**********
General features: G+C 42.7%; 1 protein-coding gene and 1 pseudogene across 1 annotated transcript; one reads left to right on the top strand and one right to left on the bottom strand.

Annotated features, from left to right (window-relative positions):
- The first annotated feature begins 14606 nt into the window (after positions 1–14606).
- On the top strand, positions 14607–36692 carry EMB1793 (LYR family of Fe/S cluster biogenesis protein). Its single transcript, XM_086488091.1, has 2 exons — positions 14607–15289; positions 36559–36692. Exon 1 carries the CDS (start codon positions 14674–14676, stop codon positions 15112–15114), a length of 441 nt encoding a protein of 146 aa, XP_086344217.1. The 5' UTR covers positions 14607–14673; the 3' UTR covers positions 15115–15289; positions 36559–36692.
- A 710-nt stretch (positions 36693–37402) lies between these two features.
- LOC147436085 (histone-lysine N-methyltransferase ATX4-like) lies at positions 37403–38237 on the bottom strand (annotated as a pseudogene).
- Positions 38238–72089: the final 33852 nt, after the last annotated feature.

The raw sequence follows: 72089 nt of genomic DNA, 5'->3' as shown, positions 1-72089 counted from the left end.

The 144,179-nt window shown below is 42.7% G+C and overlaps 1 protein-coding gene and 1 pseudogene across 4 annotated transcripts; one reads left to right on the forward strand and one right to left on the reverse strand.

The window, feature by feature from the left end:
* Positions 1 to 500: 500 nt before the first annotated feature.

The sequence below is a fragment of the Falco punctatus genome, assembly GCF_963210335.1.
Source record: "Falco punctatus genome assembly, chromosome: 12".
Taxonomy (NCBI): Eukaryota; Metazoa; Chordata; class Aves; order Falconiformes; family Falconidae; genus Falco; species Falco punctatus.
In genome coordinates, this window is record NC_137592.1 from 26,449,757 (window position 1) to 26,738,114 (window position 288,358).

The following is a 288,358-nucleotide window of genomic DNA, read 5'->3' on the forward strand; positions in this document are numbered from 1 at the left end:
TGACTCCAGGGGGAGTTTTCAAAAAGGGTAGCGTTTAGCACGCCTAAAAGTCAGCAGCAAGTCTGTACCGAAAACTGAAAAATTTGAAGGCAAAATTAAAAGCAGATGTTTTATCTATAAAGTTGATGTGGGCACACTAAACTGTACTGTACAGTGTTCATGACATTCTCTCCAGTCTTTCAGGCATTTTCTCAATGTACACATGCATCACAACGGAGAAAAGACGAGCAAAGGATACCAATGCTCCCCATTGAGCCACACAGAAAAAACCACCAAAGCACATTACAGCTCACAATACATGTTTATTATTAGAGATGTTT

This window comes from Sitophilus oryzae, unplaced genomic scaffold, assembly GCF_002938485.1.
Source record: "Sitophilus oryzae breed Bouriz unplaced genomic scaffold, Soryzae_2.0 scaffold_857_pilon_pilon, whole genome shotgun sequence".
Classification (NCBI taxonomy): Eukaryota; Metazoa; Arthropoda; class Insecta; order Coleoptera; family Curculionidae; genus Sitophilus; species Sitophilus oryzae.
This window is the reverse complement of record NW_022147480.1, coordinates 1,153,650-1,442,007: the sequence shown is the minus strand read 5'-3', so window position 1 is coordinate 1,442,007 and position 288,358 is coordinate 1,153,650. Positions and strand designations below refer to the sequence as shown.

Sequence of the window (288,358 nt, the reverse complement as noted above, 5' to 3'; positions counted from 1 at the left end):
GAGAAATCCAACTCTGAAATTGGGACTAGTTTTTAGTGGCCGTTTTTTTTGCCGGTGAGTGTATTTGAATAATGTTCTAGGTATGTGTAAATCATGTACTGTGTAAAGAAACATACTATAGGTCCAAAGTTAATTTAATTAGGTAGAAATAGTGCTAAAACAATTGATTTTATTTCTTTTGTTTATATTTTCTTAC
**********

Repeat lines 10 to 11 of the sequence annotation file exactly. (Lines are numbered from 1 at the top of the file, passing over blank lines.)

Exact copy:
The window, feature by feature from the left end:
* Positions 1 to 500: 500 nt before the first annotated feature.